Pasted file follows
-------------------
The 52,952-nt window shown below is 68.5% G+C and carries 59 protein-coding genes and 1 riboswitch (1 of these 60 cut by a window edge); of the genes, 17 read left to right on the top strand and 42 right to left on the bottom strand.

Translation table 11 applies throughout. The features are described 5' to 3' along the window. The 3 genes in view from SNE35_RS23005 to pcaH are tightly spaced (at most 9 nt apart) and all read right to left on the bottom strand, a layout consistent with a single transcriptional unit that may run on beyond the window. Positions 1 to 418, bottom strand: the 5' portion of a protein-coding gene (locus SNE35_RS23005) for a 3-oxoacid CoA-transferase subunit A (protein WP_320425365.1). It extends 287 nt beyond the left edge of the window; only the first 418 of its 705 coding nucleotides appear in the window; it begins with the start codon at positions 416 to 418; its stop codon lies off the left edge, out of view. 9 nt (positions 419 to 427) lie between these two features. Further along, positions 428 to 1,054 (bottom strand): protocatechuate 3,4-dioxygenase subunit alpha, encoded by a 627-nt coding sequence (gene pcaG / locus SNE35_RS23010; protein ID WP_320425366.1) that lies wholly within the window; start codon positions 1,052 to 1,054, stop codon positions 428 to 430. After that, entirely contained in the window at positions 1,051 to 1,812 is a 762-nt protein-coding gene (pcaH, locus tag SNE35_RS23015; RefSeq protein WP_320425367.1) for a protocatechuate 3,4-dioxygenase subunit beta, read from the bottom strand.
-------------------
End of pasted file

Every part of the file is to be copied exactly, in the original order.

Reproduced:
The 52,952-nt window shown below is 68.5% G+C and carries 59 protein-coding genes and 1 riboswitch (1 of these 60 cut by a window edge); of the genes, 17 read left to right on the top strand and 42 right to left on the bottom strand.

Translation table 11 applies throughout. The features are described 5' to 3' along the window. The 3 genes in view from SNE35_RS23005 to pcaH are tightly spaced (at most 9 nt apart) and all read right to left on the bottom strand, a layout consistent with a single transcriptional unit that may run on beyond the window. Positions 1 to 418, bottom strand: the 5' portion of a protein-coding gene (locus SNE35_RS23005) for a 3-oxoacid CoA-transferase subunit A (protein WP_320425365.1). It extends 287 nt beyond the left edge of the window; only the first 418 of its 705 coding nucleotides appear in the window; it begins with the start codon at positions 416 to 418; its stop codon lies off the left edge, out of view. 9 nt (positions 419 to 427) lie between these two features. Further along, positions 428 to 1,054 (bottom strand): protocatechuate 3,4-dioxygenase subunit alpha, encoded by a 627-nt coding sequence (gene pcaG / locus SNE35_RS23010; protein ID WP_320425366.1) that lies wholly within the window; start codon positions 1,052 to 1,054, stop codon positions 428 to 430. After that, entirely contained in the window at positions 1,051 to 1,812 is a 762-nt protein-coding gene (pcaH, locus tag SNE35_RS23015; RefSeq protein WP_320425367.1) for a protocatechuate 3,4-dioxygenase subunit beta, read from the bottom strand.